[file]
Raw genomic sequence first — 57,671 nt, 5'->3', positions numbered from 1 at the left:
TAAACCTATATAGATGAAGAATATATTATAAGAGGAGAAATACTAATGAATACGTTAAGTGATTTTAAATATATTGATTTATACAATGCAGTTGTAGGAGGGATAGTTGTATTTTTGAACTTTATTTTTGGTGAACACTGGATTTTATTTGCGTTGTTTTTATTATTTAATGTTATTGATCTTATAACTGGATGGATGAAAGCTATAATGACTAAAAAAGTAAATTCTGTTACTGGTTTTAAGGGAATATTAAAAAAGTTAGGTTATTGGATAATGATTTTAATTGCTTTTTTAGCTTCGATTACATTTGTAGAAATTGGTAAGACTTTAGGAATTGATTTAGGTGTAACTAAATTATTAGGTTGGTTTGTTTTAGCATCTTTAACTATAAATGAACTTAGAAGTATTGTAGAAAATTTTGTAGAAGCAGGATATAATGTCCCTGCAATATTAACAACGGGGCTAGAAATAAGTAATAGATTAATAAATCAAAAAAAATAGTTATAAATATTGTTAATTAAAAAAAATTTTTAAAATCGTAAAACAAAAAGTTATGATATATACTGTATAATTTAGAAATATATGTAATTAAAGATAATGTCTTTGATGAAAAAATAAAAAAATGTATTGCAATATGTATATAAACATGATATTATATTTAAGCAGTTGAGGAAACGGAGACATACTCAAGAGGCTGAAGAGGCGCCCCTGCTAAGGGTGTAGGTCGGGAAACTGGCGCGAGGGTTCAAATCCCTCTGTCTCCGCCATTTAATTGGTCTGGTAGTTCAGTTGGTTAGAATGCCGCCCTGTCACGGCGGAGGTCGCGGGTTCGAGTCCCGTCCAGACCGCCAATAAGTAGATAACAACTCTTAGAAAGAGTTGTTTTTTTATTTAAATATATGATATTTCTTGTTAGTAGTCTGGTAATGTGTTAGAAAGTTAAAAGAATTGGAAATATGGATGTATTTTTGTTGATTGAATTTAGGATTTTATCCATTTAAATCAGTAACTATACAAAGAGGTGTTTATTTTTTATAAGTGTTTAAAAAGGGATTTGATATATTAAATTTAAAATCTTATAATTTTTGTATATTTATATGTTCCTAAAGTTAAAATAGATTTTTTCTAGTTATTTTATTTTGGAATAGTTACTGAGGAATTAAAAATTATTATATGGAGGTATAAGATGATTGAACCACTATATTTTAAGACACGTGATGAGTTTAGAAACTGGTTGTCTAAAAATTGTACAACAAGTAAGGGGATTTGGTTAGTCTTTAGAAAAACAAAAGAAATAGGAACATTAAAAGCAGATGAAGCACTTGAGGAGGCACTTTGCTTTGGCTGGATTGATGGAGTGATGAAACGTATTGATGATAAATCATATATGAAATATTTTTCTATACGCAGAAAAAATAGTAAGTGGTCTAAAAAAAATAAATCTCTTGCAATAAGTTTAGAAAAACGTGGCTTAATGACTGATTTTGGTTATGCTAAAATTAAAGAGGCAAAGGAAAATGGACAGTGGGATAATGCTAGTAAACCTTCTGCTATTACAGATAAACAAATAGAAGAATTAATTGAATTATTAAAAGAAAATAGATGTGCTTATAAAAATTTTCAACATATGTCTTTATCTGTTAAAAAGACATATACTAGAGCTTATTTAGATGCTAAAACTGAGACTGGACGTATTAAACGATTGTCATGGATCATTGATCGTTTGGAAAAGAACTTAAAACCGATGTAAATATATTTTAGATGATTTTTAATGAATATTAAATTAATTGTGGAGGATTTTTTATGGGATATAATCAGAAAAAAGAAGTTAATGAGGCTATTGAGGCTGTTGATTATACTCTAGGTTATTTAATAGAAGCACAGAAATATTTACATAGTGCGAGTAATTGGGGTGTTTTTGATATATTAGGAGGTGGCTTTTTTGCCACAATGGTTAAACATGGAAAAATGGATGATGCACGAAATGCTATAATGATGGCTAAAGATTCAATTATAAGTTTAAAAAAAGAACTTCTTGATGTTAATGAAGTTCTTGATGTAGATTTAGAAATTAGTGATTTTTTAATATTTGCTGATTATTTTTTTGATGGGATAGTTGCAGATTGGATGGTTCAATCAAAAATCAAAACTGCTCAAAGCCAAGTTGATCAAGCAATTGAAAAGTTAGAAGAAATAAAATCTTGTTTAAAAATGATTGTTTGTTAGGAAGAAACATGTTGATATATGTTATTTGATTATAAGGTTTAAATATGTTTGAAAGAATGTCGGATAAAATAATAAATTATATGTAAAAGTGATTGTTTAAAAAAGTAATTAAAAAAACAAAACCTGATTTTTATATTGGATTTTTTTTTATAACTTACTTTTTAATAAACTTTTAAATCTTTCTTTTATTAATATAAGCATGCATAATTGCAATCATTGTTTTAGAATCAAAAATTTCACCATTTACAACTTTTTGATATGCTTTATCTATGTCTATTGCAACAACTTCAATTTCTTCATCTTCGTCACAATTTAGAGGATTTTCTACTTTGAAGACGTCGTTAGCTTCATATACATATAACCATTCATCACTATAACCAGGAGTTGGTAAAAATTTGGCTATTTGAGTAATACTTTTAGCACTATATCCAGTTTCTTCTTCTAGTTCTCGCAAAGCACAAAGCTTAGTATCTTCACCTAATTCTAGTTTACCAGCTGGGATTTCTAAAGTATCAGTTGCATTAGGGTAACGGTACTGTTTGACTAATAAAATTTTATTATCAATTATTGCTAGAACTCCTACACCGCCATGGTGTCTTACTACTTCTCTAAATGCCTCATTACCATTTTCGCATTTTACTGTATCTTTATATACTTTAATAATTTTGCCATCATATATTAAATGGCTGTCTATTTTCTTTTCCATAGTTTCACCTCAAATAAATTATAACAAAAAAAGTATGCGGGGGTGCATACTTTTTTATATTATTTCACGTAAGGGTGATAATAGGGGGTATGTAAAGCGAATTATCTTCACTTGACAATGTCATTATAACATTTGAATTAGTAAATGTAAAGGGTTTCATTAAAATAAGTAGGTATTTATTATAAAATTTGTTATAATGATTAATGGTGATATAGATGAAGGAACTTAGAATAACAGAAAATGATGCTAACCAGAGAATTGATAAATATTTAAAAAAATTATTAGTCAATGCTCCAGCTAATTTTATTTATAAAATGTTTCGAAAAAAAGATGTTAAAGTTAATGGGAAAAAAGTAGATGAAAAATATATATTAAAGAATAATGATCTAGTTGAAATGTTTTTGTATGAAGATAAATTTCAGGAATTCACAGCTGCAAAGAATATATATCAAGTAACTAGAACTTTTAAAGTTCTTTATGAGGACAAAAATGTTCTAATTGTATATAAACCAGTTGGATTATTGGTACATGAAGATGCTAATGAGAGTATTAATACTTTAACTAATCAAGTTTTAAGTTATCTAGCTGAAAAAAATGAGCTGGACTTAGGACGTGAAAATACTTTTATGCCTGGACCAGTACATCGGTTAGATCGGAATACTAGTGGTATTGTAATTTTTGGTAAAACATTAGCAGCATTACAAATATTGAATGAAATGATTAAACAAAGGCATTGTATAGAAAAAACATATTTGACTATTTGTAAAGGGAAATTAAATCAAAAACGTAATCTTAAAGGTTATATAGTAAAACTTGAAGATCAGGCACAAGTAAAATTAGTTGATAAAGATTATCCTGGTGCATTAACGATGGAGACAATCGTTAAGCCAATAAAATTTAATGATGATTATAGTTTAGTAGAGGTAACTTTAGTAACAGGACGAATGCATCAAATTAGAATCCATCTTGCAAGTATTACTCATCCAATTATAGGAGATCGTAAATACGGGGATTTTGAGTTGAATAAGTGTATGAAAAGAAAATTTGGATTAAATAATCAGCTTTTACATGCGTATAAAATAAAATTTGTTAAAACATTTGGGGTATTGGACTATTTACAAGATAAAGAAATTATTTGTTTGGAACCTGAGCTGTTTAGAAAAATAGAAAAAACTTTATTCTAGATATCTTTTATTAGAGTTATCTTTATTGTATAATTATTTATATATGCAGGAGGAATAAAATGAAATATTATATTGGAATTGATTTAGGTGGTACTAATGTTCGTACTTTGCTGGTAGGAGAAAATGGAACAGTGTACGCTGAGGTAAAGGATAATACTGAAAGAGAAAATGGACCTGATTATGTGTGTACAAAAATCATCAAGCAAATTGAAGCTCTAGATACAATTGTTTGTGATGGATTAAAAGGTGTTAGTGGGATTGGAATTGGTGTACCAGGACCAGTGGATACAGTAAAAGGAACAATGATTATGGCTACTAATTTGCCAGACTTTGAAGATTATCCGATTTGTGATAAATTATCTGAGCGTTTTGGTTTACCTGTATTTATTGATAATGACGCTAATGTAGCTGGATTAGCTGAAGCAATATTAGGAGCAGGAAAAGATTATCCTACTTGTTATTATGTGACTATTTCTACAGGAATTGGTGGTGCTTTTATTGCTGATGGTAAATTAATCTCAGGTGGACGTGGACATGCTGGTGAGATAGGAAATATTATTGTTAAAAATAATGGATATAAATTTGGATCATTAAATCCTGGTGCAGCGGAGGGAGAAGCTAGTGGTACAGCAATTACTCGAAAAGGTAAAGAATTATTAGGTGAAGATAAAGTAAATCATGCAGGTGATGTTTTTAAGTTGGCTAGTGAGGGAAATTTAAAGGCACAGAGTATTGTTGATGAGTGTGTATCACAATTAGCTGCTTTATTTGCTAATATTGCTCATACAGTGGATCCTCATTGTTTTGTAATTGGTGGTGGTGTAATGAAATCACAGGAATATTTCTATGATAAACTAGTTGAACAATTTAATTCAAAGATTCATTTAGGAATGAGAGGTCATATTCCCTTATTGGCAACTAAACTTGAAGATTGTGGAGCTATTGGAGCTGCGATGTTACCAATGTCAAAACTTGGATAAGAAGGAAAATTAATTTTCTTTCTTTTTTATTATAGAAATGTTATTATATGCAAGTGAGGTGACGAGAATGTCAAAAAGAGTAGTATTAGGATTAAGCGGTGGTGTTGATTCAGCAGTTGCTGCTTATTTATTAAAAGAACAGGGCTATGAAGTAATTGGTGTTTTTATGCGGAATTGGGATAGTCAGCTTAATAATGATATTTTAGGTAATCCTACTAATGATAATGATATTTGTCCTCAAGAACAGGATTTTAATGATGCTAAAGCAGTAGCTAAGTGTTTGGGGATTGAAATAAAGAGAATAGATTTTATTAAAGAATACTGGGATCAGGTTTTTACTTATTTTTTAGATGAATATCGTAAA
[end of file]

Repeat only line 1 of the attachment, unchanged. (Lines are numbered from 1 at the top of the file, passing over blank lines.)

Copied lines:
Raw genomic sequence first — 57,671 nt, 5'->3', positions numbered from 1 at the left: